More examples:

-- A glance at the map would have revealed in 1989 exactly how the countries of the disbanded Warsaw Pact would perform economically and politically for two decades thereafter: Those in the north -- heirs to the Prussian and Habsburg traditions, like Poland, Hungary and Czechoslovakia (later the Czech Republic and Slovakia) -- became relative success stories, while the former Byzantine and Ottoman Turkish Balkans would languish in relative economic underdevelopment, political instability and war.

-- Russia, whoever leads it, requires buffer zones of a sort in Eastern Europe, the Caucasus and Central Asia, owing to its flat geography and history of invasions. Thus, Russia will, for the foreseeable future, miss no opportunity to interfere with the countries of the former Warsaw Pact.

-- German leaders want to punish Greece for its economic indiscipline. They don't want Germans to retire at 70 so Greeks can retire at 60. But German leaders also require Greece to be within the Eurozone in order to be a market for German exports. German leaders also find Russia's human rights behavior distasteful, but they cannot pivotally break from Russia while their relationships within the European Union are so delicate. Hence, German leaders' decisions are constrained.

-- Israel would like to destroy Iran's uranium enrichment capabilities. But the fact that Iran has crossed one red line after another without an Israeli military response demonstrates how the decisions of Israeli leaders are constrained by geography and Israel's own insufficient military capabilities.

-- The Obama administration would like to help the Syrian rebels. But it is constrained by the very lack of the rebels' organizational and institutional coherence, which is in turn influenced by sectarian and ethnic divides that are partially determined by history and geography.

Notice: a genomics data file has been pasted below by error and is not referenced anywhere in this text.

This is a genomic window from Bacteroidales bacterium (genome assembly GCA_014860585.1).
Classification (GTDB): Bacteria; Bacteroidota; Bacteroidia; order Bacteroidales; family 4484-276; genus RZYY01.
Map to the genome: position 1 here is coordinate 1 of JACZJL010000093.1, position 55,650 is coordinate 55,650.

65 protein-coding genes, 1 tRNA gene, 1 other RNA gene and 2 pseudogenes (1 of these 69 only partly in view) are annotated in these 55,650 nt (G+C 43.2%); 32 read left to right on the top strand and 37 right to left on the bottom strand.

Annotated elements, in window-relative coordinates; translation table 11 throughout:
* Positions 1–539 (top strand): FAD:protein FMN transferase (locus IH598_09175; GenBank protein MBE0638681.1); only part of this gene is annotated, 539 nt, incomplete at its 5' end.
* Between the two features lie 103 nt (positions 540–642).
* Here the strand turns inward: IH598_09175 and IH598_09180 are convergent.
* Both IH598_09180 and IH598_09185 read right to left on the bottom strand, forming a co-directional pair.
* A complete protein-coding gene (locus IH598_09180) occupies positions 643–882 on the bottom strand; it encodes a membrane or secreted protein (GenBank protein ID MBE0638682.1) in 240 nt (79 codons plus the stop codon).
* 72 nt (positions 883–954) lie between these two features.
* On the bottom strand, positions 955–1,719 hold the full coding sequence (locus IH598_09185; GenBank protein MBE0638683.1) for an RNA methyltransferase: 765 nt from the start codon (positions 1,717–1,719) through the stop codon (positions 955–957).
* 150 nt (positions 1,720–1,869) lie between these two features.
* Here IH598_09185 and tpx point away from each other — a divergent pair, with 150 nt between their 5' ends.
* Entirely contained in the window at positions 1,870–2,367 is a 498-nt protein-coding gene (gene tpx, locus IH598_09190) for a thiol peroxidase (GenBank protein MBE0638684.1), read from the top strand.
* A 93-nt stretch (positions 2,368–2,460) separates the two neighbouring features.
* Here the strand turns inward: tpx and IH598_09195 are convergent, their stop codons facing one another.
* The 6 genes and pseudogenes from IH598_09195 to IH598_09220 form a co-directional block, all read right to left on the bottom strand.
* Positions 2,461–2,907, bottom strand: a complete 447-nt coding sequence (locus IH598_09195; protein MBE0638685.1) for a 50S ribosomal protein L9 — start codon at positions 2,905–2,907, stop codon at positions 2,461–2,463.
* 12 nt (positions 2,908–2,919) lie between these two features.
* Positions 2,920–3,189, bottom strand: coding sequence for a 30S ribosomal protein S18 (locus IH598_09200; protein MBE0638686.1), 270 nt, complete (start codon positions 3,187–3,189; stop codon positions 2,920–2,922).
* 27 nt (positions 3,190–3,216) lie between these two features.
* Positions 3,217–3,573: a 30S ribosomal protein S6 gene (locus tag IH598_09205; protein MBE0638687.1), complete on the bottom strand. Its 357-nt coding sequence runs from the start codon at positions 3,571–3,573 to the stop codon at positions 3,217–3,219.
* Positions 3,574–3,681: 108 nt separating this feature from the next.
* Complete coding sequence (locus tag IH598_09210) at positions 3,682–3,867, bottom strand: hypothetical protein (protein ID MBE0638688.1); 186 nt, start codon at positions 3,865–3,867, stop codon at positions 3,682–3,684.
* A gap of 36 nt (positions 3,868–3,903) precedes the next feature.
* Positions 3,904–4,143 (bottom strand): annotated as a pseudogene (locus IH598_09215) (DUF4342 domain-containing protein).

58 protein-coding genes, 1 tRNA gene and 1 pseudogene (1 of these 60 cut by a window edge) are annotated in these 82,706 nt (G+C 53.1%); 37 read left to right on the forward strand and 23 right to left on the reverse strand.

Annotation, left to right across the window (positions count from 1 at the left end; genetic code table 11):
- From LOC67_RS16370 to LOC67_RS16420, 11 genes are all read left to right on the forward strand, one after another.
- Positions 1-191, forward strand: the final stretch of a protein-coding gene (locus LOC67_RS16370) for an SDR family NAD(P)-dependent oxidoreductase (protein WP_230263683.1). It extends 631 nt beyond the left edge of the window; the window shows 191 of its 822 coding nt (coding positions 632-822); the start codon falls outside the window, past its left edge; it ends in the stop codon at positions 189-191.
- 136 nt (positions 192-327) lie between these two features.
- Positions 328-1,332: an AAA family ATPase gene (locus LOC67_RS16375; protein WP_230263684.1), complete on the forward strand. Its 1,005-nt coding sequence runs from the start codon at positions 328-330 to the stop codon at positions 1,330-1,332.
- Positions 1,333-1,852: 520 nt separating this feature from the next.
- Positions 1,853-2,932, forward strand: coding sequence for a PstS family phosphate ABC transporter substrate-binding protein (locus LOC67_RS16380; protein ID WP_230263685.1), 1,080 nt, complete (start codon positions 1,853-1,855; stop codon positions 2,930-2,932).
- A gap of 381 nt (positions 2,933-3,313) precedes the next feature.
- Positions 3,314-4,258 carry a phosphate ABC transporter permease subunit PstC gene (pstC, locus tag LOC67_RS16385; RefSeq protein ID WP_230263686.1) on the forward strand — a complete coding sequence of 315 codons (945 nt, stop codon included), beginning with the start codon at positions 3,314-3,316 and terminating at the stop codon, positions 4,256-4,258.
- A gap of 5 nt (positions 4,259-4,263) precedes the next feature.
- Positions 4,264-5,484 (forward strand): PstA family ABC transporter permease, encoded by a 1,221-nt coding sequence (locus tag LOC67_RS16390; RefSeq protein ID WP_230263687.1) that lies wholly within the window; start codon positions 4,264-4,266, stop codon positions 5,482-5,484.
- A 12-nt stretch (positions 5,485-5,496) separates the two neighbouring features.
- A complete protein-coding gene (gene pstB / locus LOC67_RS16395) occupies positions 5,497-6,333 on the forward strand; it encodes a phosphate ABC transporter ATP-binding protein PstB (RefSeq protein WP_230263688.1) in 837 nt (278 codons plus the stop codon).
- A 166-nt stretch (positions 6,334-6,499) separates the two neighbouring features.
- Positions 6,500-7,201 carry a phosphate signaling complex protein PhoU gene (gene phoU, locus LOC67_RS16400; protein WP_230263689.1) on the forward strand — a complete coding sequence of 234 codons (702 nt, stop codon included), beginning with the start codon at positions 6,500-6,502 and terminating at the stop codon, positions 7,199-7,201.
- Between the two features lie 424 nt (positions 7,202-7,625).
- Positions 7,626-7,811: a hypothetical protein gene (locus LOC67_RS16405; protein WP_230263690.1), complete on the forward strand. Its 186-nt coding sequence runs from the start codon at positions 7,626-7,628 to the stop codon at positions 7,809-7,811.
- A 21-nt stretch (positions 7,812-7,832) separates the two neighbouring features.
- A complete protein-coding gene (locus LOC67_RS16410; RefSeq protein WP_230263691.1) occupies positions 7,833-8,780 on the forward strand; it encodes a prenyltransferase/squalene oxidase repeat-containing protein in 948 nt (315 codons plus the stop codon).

The theme of the above examples is that leaders face few good choices, hemmed in as they are by history, geography and economics. And without good choices, they often opt for caution. Caution by policymakers further enables forecasting.

Of course, not all leaders are cautious, as when Rumsfeld accepted a strategy for invading Iraq without a post-invasion stabilization plan that was fully fleshed out. But usually when policymakers act thus, they pay for it in ways that can be forecast in advance.

Forecasting is strongest when it concentrates on geographically -- and economically -- determinative factors, such as the trajectory of trade routes and the availability of natural resources. For example: What do the new discoveries of shale gas tell us about geopolitics? Stratfor analysts do studies on the geopolitics of iron ore, of coal, and so on. Forecasting is more tenuous when it involves the actions of individuals who can be influenced by the most complex and personal of motives. Thus, predicting what Israel's top decision-makers will do on any given day vis-a-vis Iran can be an iffy enterprise. Nevertheless, because Stratfor has gotten the constraints of Israeli leaders right so far, readers of this website will not be surprised that -- at least until now -- Israel has not attacked Iran, all the anxious media reports going back years to the contrary. Nevertheless, I must emphasize, tomorrow is another day.

Constraints are about necessity. They are not about the public statements of leaders voicing their often lofty, insipid and subjective desires to the media at press conferences.

Finally, forecasting requires humility. The forecaster must always be aware of what he or she does not know and perhaps cannot know. And about what the forecaster does know, he or she must constantly play devil's advocate, as analysts do at Stratfor. But by concentrating on what can be known, as well as on the various larger forces that limit the desires of policymakers, the forecaster has the ability to make readers somewhat less surprised by what happens next.


Robert D. Kaplan is Chief Geopolitical Analyst at Stratfor, a geopolitical analysis firm, and author of the bestselling book The Revenge of Geography. Reprinted with permission.

Page Printed from: http://www.realclearworld.com/articles/2014/01/09/on_forecasting-full.html at January 09, 2014